Evacuated Peace Corps volunteer forced to rethink future

NOW: Evacuated Peace Corps volunteer forced to rethink future

ELKHART, Ind. --- 12 hours. That is all the notice Indiana native, Emma Coates, received as she was living in Ukraine and forced to pack up her bags to move back to the U.S. as the COVID-19 pandemic started to grow.

The outbreak uprooted the recent college graduate’s life and everything she knew.

“Nothing could have prepared me for that,” Coates said.

Seven months ago, Coates packed up her bags and moved to Ukraine to join the Peace Corps.

But then—the coronavirus hit.

“I didn’t really see it coming,” Coates said.

There were only three positive cases of COVID-19, but Coates received an email detailing that her time in Ukraine was over. Coates had until the following day at 11 p.m. to get to the Capital before heading home to the U.S.

“We were all kind of confused why we were getting evacuated to come to the US where we knew there were more positive cases,” Coates said.

That is because Ukraine was shutting down all international travel.

“So that meant if one of us volunteers were to have a medical emergency that we needed to go back to the US and maybe get an operation for, it would be very difficult to secure a flight out of the country,” Coates said.

In just 12 hours, Emma packed her life back up into two suitcases and said goodbye to her apartment, her life in Ukraine and in her broken Ukrainian she had to also say goodbye to her friends.

“Somehow explain to these people that I was leaving the country and I didn’t know when I was going to come back,” Coates said.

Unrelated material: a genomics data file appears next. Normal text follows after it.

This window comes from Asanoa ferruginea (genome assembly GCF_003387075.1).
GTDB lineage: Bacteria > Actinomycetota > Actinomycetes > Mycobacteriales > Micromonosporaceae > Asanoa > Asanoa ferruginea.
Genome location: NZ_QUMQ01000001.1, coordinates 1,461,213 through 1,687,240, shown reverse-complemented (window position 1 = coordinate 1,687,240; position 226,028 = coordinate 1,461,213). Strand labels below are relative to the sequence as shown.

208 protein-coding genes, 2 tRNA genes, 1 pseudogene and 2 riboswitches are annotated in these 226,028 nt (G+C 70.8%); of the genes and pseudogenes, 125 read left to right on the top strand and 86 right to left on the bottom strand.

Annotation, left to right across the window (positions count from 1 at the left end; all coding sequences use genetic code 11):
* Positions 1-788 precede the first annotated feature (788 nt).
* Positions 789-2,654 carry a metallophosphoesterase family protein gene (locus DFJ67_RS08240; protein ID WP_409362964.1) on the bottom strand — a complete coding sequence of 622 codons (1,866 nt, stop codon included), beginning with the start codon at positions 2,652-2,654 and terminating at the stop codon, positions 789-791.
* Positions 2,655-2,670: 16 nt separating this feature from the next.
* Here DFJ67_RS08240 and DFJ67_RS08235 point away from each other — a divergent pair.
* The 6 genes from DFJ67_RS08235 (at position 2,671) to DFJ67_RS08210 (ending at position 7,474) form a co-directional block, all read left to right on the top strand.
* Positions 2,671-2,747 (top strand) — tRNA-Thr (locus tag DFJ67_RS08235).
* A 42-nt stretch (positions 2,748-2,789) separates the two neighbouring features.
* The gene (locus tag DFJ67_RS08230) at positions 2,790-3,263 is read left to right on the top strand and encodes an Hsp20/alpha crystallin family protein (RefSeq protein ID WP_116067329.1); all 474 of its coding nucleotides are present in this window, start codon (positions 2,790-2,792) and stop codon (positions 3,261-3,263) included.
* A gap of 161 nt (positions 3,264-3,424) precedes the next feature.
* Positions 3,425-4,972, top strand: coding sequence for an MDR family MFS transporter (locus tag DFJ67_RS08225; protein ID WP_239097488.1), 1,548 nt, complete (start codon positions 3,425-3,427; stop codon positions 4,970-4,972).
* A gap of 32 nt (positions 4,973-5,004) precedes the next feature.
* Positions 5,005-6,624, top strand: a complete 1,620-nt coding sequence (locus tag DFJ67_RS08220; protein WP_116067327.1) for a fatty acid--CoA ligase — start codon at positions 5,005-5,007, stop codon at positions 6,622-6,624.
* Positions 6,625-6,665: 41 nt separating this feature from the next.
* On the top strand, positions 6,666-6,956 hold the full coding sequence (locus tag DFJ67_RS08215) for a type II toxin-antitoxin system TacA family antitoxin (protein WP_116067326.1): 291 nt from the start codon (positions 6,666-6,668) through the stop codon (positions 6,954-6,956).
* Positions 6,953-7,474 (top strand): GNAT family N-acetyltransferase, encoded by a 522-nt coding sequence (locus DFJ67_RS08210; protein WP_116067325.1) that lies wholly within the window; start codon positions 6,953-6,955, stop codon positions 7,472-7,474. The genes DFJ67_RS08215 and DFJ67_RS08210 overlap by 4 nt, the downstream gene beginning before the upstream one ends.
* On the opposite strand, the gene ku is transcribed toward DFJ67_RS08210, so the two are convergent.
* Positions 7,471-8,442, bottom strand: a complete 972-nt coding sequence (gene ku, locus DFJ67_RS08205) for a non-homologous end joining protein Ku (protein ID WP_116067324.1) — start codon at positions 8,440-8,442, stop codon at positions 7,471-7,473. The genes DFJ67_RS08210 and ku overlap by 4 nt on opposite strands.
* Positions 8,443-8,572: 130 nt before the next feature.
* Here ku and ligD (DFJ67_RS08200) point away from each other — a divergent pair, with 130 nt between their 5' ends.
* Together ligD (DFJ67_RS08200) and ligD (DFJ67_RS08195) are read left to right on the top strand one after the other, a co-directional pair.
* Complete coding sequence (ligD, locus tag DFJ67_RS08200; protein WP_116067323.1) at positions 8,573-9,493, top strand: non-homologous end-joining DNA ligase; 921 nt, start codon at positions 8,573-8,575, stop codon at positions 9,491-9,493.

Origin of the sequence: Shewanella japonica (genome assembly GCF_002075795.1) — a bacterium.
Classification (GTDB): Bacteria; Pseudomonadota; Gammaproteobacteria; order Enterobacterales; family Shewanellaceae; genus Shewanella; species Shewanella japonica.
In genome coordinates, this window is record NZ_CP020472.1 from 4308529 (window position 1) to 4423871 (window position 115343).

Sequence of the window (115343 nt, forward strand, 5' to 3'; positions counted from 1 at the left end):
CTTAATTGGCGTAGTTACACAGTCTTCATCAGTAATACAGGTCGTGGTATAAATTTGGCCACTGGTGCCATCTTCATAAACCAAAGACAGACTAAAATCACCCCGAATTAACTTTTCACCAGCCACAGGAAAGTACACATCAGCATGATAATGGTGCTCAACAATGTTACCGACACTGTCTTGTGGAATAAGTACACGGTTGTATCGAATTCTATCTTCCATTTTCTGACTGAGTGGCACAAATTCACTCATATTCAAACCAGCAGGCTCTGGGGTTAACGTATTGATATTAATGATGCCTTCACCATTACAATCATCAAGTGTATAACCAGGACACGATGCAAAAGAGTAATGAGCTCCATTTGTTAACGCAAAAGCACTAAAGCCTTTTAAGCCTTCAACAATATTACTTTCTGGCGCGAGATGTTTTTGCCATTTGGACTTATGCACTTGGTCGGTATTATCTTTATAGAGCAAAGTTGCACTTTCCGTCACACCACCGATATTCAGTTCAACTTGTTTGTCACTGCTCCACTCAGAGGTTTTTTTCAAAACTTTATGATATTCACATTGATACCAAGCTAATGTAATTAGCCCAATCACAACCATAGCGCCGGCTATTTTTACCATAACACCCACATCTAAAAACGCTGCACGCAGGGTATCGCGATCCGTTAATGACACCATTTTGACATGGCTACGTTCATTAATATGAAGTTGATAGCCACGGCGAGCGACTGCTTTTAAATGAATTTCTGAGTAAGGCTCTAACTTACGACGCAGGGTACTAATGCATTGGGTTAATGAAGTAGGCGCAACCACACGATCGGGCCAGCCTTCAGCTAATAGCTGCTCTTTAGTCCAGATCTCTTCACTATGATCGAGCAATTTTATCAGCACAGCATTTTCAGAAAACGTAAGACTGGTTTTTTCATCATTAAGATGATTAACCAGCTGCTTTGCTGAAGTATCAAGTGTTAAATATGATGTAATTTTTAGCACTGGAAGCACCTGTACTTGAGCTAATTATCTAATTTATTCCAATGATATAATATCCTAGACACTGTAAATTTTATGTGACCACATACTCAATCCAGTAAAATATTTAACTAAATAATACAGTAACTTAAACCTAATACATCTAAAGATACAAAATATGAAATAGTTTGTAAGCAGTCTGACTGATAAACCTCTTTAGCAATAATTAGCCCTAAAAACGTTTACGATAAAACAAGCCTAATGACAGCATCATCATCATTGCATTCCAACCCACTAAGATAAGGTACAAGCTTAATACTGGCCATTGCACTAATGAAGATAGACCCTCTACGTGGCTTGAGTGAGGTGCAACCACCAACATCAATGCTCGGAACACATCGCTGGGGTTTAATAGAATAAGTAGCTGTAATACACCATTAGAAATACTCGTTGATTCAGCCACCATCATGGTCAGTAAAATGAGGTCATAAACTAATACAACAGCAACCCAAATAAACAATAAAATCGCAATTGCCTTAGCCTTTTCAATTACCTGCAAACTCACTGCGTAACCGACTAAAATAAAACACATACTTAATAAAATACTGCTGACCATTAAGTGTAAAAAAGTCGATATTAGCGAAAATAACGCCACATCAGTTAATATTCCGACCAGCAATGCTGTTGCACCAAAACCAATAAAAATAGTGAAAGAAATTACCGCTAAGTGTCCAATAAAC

Emma was a youth development volunteer, working closely with the youth over in Ukraine. All of that was gone in the blink of an eye.

Now, Coates is living in her parents’ basement without a U.S. phone number, car or a job and is just trying to figure out what to do next.

“They are prepared to start on the paperwork on day one to get all of us back in country and serving again,” Coates said.

The number of COVID-19 cases is just going to continue to rise and the danger is ever-present, according to Coates.

Coates is uncertain as to when or if she’ll be able to return to Ukraine if the outbreak continues to grow.

“There are no answers and time keeps ticking away,” Coates said. “And I have to move on with my life.”

The hardest part about being home for Coates is not being able to see her grandparents. She is hoping she will be able to wait out the recommended period of time to ensure she is not showing any signs of COVID-19 so that she can finally see her family again after being abroad for seven months.

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